The Las Vegas Raiders is still on track to be a thing in 2020.
Despite growing concern around the soaring cases of coronavirus in the United States, construction on Allegiant Stadium in Vegas has continued without delay. This despite one of the workers testing positive for COVID-19 last week.
While the stadium is on pace to open for the start of the NFL season, the question must be asked: what happens if it doesn’t?
The same question applies to SoFi Stadium for the Los Angeles Rams and Chargers, but those teams aren’t moving cities, only venues. The Raiders would likely need a temporary site in Vegas, and anything beyond Allegiant Stadium won’t be up to league standards.
It’d be an ugly situation for a team long in the quagmire with optics.
5. Jordan Love is arguably the most intriguing player in the draft
Talking to people around the league, Jordan Love is a fascinating study.
On one hand, he’s a very impressive young man with a good build, rocket arm and athleticism for days. On the other, he’s a mid-major prospect who threw 20 touchdowns and 17 interceptions at Utah State.
The question isn’t whether Love will go in the first round. He will. The question is when?
Assuming Burrow and the Bengals are a certainty, the Miami Dolphins and Chargers pick fifth and sixth. Both need quarterbacks. Do they go chalk with Tua Tagovailoa and Justin Herbert, or does Love wow one of them and make the quantum leap into the top 10?
If he does, one of those aforementioned quarterbacks starts what could be a long slide. Maybe the Raiders stop it at No. 12, but if not, we could see him get into the 20s. However, if Love does go to Miami or Los Angeles, does a team make an aggressive move up to nab the odd man out?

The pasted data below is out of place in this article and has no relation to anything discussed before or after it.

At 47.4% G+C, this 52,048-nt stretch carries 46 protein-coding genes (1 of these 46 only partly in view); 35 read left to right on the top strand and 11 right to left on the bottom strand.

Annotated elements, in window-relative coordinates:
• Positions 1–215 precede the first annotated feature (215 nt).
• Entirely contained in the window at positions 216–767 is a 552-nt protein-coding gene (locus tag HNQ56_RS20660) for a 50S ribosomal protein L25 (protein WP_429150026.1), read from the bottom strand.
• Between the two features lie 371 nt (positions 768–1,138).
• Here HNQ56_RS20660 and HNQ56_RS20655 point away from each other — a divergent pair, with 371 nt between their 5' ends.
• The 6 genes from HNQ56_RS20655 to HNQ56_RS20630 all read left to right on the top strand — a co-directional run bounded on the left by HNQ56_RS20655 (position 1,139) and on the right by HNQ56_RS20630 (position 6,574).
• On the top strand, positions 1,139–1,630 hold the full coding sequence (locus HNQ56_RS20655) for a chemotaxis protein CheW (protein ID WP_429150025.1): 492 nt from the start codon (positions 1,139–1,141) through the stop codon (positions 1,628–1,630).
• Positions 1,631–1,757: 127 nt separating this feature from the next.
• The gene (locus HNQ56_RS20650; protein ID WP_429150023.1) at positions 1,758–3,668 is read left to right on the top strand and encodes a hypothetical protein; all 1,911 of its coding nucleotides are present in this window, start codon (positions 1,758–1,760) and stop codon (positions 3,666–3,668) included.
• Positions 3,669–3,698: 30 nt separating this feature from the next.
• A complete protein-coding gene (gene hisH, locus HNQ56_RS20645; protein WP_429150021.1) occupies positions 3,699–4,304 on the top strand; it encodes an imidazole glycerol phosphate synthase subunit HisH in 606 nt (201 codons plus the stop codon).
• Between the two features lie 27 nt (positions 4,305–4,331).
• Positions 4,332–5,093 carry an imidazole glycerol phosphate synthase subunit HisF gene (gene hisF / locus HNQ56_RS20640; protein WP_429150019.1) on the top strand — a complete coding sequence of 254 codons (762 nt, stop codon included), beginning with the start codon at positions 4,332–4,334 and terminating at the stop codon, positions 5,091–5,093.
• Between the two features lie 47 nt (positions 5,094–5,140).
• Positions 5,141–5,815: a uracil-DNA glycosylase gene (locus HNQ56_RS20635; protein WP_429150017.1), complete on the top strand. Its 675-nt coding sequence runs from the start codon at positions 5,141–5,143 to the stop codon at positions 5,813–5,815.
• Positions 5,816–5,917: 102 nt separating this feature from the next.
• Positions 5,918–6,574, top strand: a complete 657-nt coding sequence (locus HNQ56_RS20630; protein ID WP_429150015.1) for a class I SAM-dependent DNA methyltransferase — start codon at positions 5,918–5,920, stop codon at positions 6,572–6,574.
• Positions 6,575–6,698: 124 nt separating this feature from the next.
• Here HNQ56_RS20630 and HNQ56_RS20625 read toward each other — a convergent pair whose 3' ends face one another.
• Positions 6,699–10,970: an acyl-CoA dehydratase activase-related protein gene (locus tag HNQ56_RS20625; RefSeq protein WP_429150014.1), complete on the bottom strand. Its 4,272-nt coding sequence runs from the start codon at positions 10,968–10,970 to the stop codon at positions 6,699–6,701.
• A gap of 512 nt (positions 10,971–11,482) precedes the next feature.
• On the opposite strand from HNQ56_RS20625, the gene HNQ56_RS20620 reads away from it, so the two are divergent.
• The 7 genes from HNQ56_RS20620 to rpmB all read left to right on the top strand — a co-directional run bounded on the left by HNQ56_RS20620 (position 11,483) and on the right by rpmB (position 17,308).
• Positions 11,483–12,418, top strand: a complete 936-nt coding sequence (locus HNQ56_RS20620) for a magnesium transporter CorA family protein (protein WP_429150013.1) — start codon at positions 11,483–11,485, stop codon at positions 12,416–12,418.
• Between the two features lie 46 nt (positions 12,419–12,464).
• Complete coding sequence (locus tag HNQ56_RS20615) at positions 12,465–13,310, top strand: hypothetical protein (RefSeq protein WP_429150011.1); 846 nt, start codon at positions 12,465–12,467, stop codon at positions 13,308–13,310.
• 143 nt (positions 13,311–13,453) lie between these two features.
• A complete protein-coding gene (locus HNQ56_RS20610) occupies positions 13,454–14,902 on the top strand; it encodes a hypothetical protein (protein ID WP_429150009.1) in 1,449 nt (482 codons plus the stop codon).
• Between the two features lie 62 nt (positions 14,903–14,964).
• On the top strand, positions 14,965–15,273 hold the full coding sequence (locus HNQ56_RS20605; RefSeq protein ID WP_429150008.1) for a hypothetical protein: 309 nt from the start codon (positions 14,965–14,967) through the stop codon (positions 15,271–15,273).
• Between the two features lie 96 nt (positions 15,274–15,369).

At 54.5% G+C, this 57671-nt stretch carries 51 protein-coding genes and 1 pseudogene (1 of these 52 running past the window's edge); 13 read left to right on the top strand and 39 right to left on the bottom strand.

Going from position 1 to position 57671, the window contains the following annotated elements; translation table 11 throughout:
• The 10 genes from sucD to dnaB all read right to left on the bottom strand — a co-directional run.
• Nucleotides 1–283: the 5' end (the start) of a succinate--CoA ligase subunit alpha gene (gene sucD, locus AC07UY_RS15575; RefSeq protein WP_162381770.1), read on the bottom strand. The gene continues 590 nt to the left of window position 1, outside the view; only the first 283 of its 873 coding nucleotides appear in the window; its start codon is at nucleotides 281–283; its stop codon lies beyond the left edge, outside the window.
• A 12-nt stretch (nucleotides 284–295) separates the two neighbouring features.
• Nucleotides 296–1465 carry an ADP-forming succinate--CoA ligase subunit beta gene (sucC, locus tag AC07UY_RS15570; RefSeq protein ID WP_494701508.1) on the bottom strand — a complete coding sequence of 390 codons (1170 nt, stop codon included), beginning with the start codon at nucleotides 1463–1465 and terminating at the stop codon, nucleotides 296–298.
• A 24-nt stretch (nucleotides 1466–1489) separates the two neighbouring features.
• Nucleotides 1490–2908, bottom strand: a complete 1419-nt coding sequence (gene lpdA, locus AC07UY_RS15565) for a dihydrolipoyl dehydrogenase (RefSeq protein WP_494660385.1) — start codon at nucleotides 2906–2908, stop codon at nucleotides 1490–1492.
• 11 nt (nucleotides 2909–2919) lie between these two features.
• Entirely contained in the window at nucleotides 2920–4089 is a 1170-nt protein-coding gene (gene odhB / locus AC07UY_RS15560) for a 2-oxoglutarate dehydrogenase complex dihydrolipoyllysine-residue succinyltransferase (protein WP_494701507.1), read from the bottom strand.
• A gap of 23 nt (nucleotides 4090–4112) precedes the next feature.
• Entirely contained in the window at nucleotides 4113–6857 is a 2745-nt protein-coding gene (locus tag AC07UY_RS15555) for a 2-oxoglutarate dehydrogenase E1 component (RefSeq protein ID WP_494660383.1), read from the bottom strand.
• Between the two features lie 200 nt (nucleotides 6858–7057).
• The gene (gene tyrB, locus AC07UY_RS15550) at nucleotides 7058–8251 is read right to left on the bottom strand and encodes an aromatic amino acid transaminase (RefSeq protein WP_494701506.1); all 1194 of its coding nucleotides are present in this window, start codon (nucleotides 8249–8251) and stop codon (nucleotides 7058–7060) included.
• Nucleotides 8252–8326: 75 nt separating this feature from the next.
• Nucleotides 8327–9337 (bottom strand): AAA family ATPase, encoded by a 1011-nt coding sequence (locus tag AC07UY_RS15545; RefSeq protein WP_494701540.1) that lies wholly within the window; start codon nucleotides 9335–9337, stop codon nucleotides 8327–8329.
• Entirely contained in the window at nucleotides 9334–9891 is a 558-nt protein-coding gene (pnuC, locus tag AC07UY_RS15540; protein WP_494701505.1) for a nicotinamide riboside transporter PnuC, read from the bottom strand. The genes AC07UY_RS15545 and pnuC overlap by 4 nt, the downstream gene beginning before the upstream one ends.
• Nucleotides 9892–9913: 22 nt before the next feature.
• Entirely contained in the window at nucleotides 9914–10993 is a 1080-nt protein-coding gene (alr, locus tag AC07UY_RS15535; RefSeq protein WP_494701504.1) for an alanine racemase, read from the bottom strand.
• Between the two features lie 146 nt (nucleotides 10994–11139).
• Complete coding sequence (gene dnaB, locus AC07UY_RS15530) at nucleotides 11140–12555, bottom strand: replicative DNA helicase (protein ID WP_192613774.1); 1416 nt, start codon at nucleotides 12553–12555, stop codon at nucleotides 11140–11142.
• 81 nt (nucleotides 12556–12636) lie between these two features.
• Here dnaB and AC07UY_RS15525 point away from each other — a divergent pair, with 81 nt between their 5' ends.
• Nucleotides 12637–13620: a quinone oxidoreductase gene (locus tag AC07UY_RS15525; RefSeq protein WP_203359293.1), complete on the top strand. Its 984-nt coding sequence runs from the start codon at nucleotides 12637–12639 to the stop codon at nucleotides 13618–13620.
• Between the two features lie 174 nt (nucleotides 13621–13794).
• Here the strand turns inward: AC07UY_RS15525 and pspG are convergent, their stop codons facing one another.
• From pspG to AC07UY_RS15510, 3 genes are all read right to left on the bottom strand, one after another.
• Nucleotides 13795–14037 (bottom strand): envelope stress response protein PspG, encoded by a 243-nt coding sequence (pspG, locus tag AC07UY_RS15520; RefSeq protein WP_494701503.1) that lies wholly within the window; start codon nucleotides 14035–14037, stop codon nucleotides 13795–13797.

One team to watch? The Colts. Indianapolis has Nos. 34 and 44 overall, and doesn’t have a quarterback signed for 2021. If Love gets into the back half of the round, would general manager Chris Ballard make a move if he has eyes for Love?
Only five quarterbacks have ever started conference championships games for multiple franchises. Joe Montana (49ers, Chiefs), Kerry Collins (Panthers, Giants), Kurt Warner (Rams, Cardinals), Brett Favre (Packers, Vikings) and Peyton Manning (Colts, Broncos).
Warner and Manning are the only two to win for each team, with the latter the only quarterback to ever win a Super Bowl as a starting quarterback for two different organizations.
The Detroit Lions should draft a quarterback with the No. 3 overall pick.
Matthew Stafford isn’t going anywhere for 2020, nor should he. Let the veteran play one more season, but with Tua Tagovailoa sitting behind him. For the Lions, who have won a single playoff game since 1957, it’s time to be aggressive.
Tagovailoa is coming off a dislocated and fractured hip. He could use the proverbial redshirt season, and the Lions have to be thinking about the long-term future of the franchise. They could draft Ohio State cornerback Jeffrey Okudah, and Okudah could become Deion Sanders and Darrell Green molded into one man. It makes no difference if the team is without a quarterback.
While Stafford has been capable, he’s also becoming increasingly injury-prone. Getting older doesn’t fix that issue.
Of course, general manager Bob Quinn and head coach Matt Patricia aren’t likely to be clamoring for a first-round quarterback. Why? Because they need to win to keep their jobs, and Okudah (or another player) helps now. Tagovailoa doesn’t. This is where ownership should overrule all, something that’s rarely a good idea but perhaps necessary here.
The Lions need a jolt. They need a long-term plan. They need a star to sell.
Tua brings them all those things and maybe something even more important. Hope.